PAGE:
Alternative pricing methods receive only fourth-rate status in Rev. Proc. 9122. The profit-split method appearing in recent court cases and discussed in Reg. Sec. 1.6038A is considered an alternative pricing method. Rev. Proc. 91-22 permits such a fourth method approach only if the taxpayer shows "why none of the first three methods specified in the regulations is applicable or practical,"a standard that limits the use of the profitsplit alternative.

The 1992 proposed transfer pricing regulations provide for substantiation of pricing using the "commensurate with income" concept, but do not directly affect Rev. Proc. 91-22 procedures.

Criteria for a Transfer Pricing Methodology

The IRS evaluates the acceptability of a transfer pricing methodology suggested by the taxpayer using three principal criteria. The methodology must be:

* Consistent with the arm's-length standard;

* Supported by available and reliable data; and

* Efficiently administrable.

The anticipated range of arm's-length results must be "commensurate with income,"a 1986 statutory change. This establishment of the "pricing results" provides the IRS with the opportunity of hindsight, and IRS scrutiny will continue even though the transfer pricing methodology has been agreed upon by the taxpayer and IRS Chief Counsel. However, even though the IRS may challenge a particular result, it is precluded from revaluating the transfer pricing methodology itself. The proposed transfer pricing regulations use a comparable profit interval that is generally consistent with the APA procedures.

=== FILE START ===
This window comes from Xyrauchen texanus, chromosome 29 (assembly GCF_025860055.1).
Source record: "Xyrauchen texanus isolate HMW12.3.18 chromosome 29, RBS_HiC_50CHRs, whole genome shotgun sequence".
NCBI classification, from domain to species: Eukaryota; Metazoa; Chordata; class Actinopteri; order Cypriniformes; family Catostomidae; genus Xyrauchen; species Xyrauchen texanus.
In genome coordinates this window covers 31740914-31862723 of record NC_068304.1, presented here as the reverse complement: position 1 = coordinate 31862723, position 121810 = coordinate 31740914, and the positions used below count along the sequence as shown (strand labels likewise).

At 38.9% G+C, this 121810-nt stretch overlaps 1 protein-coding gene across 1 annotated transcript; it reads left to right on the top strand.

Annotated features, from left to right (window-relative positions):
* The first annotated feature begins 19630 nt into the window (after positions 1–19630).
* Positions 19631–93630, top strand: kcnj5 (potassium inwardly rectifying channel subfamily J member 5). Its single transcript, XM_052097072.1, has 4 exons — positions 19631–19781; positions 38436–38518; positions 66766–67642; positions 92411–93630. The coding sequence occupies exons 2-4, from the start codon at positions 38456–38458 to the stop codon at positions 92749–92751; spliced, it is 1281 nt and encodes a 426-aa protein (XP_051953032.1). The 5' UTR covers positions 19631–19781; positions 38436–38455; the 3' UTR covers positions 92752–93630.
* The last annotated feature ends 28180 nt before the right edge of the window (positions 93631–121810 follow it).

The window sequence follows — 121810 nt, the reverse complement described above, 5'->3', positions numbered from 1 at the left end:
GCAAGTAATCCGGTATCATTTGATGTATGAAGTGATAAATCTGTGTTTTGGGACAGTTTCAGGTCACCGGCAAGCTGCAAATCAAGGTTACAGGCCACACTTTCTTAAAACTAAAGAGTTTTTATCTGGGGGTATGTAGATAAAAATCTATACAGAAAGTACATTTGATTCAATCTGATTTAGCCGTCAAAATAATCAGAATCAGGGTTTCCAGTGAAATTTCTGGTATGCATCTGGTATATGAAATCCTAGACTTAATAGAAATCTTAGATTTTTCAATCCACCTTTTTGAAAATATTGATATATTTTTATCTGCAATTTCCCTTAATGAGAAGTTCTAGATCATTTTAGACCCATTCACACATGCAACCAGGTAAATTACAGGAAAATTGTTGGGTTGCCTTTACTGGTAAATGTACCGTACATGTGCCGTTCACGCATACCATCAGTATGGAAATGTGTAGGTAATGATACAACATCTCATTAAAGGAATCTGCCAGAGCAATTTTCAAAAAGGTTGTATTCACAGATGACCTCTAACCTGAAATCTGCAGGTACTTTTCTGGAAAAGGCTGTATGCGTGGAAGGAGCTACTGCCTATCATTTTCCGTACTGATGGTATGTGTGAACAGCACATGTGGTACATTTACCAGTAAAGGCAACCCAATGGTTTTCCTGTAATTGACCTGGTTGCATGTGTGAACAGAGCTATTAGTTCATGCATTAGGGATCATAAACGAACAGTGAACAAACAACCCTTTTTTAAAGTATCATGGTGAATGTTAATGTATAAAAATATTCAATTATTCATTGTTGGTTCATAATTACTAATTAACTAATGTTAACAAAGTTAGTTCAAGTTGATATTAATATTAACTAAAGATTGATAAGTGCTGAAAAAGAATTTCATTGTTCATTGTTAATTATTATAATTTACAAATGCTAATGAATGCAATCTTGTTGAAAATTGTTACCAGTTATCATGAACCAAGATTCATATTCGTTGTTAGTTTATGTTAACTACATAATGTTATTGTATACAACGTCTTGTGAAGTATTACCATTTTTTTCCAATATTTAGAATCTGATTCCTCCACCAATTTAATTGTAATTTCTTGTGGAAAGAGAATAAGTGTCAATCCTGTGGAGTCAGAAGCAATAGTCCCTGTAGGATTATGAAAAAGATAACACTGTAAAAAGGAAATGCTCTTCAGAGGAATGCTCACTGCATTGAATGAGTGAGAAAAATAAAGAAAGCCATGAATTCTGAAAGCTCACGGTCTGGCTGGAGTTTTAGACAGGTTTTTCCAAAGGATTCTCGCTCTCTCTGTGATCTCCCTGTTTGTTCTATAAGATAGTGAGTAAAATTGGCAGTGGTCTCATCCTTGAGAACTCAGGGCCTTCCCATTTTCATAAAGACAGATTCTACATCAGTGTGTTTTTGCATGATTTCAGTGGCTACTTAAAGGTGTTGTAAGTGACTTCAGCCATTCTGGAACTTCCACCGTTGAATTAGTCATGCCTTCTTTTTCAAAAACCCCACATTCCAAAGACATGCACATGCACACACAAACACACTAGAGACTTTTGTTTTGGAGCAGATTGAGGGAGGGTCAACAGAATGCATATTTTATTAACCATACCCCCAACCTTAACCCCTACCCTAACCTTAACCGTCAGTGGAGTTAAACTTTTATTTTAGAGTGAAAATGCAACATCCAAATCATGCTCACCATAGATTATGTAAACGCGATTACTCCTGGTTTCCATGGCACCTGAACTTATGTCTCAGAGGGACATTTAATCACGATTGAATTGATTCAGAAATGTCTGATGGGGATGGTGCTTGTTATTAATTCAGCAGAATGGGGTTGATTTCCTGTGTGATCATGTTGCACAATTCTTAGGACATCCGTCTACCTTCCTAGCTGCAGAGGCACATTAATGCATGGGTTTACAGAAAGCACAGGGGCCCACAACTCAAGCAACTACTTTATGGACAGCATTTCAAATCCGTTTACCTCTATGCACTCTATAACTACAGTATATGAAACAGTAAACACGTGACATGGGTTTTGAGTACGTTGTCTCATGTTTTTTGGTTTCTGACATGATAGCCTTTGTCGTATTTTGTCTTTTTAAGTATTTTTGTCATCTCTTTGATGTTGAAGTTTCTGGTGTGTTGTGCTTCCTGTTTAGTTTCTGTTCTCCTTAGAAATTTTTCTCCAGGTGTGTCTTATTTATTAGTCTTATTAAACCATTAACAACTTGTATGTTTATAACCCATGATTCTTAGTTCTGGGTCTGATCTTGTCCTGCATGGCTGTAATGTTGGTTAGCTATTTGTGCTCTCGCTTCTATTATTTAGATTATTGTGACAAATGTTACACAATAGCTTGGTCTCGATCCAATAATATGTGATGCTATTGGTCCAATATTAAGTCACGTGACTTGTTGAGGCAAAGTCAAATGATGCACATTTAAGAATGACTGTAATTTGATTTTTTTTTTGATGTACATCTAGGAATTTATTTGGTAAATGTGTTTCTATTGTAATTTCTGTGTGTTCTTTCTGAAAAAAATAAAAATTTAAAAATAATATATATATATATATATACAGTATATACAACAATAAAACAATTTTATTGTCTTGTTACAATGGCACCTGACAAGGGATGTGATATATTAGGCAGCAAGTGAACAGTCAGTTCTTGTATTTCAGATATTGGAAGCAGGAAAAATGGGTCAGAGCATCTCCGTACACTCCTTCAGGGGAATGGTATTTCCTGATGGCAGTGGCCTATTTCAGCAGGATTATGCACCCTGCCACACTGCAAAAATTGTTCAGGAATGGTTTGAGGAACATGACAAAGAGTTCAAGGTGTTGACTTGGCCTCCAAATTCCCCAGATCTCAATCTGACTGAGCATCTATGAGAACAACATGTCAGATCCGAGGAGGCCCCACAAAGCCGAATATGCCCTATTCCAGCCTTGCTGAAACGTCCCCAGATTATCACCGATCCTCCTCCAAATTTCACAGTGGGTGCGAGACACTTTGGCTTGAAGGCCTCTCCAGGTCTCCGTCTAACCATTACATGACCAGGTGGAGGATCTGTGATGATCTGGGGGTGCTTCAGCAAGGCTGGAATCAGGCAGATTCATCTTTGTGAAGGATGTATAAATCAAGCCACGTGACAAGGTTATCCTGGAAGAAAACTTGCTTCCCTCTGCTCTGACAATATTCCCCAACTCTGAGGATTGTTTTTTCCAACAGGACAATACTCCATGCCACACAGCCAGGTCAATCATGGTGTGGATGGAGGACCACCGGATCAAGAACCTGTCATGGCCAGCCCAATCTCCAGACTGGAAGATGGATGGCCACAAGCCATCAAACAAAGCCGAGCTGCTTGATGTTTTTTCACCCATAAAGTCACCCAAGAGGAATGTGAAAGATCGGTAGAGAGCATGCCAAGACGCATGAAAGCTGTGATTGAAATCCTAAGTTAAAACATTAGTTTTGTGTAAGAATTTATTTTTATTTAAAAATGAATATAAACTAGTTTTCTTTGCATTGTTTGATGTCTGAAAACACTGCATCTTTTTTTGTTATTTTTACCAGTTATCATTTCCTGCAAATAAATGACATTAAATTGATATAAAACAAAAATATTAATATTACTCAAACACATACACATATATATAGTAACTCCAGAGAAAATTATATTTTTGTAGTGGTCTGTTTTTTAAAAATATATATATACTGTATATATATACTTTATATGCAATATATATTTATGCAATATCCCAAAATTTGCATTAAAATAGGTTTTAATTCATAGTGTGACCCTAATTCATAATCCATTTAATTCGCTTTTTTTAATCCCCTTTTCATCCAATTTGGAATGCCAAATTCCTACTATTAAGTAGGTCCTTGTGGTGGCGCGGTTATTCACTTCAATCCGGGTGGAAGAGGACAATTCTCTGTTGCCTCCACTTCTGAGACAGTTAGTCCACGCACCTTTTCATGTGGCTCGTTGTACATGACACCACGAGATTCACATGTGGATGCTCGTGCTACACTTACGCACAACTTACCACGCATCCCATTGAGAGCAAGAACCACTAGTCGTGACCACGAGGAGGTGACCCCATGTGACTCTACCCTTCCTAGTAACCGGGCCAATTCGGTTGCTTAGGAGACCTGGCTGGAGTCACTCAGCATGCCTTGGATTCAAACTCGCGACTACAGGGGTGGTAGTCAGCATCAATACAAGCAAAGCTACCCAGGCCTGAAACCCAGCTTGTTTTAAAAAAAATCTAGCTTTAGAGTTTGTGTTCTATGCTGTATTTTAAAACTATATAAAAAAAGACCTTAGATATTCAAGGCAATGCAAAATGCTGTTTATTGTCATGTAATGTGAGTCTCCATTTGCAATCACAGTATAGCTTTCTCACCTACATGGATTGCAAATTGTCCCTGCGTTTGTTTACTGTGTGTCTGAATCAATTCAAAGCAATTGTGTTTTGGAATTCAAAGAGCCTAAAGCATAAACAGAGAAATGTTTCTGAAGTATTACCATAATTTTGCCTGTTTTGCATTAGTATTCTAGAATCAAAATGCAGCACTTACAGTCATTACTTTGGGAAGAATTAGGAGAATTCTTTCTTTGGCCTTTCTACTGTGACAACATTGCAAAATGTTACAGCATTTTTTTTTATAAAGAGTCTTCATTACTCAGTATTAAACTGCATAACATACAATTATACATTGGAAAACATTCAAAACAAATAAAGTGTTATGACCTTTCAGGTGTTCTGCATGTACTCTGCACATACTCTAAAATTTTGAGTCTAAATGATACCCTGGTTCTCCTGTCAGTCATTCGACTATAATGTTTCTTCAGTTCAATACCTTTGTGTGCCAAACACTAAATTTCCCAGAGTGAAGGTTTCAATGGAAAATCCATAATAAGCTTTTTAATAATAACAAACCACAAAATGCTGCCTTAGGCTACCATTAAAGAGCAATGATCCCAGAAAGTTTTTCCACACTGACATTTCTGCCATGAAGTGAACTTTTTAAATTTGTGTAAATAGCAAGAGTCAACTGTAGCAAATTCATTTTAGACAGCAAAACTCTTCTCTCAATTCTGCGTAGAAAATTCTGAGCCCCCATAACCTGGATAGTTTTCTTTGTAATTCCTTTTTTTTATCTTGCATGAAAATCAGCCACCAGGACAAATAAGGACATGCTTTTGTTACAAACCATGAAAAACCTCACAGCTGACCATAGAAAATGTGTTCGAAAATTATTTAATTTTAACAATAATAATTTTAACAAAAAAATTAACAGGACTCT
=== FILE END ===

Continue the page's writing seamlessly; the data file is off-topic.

The pricing agreement is expected to include understandings of the relevant facts and the transfer pricing methodology that has been agreed upon. In some cases, the APA may also include pro forma projections and other expected results emanating from the selected pricing methodology to establish the agreedupon range.

Prioritizing the Pricing Data

The APA procedures require that the taxpayer categorize the source of pricing data into three groups: independent transactions, comparable transactions, and similar transactions.

Independent Transactions. Independent transactions have first priority. The revenue procedure mandates that the taxpayer secure "relevant" pricing data "to the extent possible." Regrettably, the scope of the "relevancy" standard is uncertain, but various sources should be acceptable. Further, the scope of the data-gathering activities remains undefined for purposes of the taxpayer's quest to ascertain pricing amounts. The proposed transfer pricing regulations use a matching transaction method that is analogous to the independent transaction method within the APA procedures.

Comparable Transactions. Comparable transaction information may be used as a source of pricing data if independent transactional data cannot be obtained. Under the "comparable transaction" approach, the taxpayer must identify the transactions or entities it considers to be comparable. Decisions as to the presence or absence of comparability are apparently based on exact comparability, and transactions that are less than fully comparable are relegated to the next category of transactions. The proposed transfer pricing regulations use a comparable adjustable transaction method that is somewhat analogous to the comparable transaction method within the APA procedures.

Similar Transactions. As a last resort, "similar transactions" may be used as the source of pricing data if no comparable transactions exist. The taxpayer has an opportunity to ascertain the degree of similarity to the transaction in the first instance, before IRS review of the APA proposal. If the taxpayer cannot obtain data that fit the similar transactions category, the taxpayer must then identify other transactions, and propose pricing adjustments to create parity with its own operations. The proposed transfer pricing regulations use a comparable pricing method that is roughly analogous to the similar transaction method within the APA procedures.

Other Transactions. The presence of independent, comparable, or similar transactions are not an absolute prerequisite for an APA. Taxpayers may apply for an APA without the pricing data if the taxpayer can demonstrate that the transfer price methodology is satisfactory and other requirements are met.